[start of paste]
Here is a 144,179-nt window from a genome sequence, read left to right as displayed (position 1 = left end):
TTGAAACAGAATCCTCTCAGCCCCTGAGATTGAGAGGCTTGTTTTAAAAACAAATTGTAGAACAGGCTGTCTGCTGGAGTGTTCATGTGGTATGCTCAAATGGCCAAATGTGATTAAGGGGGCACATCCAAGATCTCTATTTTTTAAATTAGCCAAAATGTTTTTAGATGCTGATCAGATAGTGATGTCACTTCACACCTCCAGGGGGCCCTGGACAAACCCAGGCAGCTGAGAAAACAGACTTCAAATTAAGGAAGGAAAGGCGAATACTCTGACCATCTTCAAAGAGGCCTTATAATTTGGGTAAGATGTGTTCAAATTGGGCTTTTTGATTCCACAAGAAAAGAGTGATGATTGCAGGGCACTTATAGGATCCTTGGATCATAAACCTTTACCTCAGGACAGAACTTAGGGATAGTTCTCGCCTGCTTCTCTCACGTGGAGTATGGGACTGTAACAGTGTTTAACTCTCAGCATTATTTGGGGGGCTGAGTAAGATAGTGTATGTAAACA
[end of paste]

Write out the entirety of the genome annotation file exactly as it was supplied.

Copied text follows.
Here is a 144,179-nt window from a genome sequence, read left to right as displayed (position 1 = left end):
TTGAAACAGAATCCTCTCAGCCCCTGAGATTGAGAGGCTTGTTTTAAAAACAAATTGTAGAACAGGCTGTCTGCTGGAGTGTTCATGTGGTATGCTCAAATGGCCAAATGTGATTAAGGGGGCACATCCAAGATCTCTATTTTTTAAATTAGCCAAAATGTTTTTAGATGCTGATCAGATAGTGATGTCACTTCACACCTCCAGGGGGCCCTGGACAAACCCAGGCAGCTGAGAAAACAGACTTCAAATTAAGGAAGGAAAGGCGAATACTCTGACCATCTTCAAAGAGGCCTTATAATTTGGGTAAGATGTGTTCAAATTGGGCTTTTTGATTCCACAAGAAAAGAGTGATGATTGCAGGGCACTTATAGGATCCTTGGATCATAAACCTTTACCTCAGGACAGAACTTAGGGATAGTTCTCGCCTGCTTCTCTCACGTGGAGTATGGGACTGTAACAGTGTTTAACTCTCAGCATTATTTGGGGGGCTGAGTAAGATAGTGTATGTAAACA